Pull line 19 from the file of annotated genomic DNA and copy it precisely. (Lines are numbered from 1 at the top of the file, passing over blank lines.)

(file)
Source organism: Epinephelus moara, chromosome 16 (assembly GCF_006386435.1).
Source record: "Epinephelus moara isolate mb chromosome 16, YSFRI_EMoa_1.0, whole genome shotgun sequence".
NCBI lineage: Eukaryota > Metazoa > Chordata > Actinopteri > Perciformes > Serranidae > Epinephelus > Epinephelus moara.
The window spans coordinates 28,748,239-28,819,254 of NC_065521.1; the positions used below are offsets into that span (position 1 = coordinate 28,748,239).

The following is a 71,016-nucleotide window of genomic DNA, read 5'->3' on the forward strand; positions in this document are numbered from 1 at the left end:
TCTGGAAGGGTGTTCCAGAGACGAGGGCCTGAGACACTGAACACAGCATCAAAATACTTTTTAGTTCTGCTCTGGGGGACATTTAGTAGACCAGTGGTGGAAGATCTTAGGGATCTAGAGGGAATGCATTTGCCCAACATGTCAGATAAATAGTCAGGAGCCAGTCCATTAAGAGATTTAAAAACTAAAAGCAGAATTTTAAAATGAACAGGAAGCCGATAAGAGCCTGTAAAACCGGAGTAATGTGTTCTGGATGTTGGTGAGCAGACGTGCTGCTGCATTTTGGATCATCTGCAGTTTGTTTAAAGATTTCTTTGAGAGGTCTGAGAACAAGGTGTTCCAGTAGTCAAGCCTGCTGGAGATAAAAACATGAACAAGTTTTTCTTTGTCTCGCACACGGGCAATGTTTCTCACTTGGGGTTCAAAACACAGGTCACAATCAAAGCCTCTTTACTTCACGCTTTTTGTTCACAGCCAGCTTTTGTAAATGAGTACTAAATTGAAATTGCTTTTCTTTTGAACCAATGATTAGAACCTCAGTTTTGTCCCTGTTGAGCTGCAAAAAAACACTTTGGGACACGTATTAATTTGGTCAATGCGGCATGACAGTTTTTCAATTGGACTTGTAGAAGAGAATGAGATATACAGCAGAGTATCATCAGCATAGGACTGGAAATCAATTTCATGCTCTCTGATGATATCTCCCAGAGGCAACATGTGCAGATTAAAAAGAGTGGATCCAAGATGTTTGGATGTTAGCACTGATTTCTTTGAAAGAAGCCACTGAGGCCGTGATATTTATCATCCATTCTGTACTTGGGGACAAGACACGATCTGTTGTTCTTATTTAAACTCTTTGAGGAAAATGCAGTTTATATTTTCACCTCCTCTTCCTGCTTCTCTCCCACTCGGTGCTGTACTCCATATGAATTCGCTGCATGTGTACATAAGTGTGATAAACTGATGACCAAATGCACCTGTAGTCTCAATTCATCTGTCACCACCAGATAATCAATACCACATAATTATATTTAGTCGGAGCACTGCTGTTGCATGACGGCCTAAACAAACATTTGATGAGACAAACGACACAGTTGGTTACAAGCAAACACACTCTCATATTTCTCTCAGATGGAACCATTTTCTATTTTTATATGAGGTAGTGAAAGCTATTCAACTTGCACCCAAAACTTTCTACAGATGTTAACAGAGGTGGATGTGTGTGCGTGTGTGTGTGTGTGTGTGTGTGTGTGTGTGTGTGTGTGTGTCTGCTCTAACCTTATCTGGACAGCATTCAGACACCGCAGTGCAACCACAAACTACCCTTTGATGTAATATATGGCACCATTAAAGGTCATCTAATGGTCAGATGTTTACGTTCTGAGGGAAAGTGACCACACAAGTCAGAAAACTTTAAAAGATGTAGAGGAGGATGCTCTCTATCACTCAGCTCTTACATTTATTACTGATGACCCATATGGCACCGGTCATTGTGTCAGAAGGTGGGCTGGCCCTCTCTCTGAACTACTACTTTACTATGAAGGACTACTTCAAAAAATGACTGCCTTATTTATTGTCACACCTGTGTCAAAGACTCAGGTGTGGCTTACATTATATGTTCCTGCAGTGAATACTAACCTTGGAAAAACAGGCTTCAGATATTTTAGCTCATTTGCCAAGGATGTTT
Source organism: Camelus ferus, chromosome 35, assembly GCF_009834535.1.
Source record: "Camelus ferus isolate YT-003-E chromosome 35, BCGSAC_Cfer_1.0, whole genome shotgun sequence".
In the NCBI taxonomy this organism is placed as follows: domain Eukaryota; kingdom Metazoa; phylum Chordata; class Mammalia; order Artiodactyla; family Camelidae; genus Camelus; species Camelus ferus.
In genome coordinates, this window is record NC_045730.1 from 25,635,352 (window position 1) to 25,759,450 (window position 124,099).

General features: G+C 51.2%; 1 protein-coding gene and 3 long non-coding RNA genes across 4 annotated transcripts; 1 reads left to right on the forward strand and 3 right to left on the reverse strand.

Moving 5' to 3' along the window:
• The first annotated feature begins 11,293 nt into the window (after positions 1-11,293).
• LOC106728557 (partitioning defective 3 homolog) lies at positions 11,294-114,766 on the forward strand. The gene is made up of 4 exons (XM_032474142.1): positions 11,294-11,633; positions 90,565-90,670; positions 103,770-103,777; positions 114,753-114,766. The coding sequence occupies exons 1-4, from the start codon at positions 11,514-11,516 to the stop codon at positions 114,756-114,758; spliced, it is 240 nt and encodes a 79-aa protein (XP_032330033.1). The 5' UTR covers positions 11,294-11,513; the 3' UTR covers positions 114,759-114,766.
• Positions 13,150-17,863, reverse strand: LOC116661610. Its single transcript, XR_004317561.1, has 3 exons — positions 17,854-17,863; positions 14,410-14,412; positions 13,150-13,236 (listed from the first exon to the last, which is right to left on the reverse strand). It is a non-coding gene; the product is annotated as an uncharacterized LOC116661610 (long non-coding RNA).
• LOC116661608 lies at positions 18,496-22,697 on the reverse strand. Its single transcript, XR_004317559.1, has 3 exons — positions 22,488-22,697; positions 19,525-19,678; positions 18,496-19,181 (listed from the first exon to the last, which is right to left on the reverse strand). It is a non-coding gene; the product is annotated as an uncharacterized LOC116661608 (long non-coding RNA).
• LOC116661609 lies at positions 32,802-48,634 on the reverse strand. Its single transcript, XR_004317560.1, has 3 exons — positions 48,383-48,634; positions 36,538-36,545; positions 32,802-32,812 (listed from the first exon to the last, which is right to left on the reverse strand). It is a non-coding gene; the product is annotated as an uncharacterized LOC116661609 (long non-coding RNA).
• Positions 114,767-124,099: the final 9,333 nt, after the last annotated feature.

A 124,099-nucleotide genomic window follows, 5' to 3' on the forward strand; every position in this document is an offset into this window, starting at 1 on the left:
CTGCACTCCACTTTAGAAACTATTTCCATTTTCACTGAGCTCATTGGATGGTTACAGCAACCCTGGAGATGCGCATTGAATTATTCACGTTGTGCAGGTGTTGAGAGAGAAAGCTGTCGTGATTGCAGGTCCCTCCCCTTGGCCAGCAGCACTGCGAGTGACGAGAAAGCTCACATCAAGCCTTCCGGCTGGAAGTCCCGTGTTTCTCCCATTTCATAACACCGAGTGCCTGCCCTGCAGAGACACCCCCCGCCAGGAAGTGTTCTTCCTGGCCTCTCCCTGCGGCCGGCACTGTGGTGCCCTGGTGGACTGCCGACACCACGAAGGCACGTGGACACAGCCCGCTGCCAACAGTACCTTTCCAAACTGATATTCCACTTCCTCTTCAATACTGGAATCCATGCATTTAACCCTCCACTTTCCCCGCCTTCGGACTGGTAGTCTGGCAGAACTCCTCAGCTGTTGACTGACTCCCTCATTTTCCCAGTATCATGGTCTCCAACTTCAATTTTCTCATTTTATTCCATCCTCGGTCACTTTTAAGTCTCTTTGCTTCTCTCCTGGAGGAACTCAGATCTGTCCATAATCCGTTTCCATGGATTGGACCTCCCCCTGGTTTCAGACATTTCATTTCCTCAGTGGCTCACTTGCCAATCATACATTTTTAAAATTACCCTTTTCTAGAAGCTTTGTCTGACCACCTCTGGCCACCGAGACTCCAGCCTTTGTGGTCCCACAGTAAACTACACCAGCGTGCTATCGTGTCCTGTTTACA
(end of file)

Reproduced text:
A 124,099-nucleotide genomic window follows, 5' to 3' on the forward strand; every position in this document is an offset into this window, starting at 1 on the left: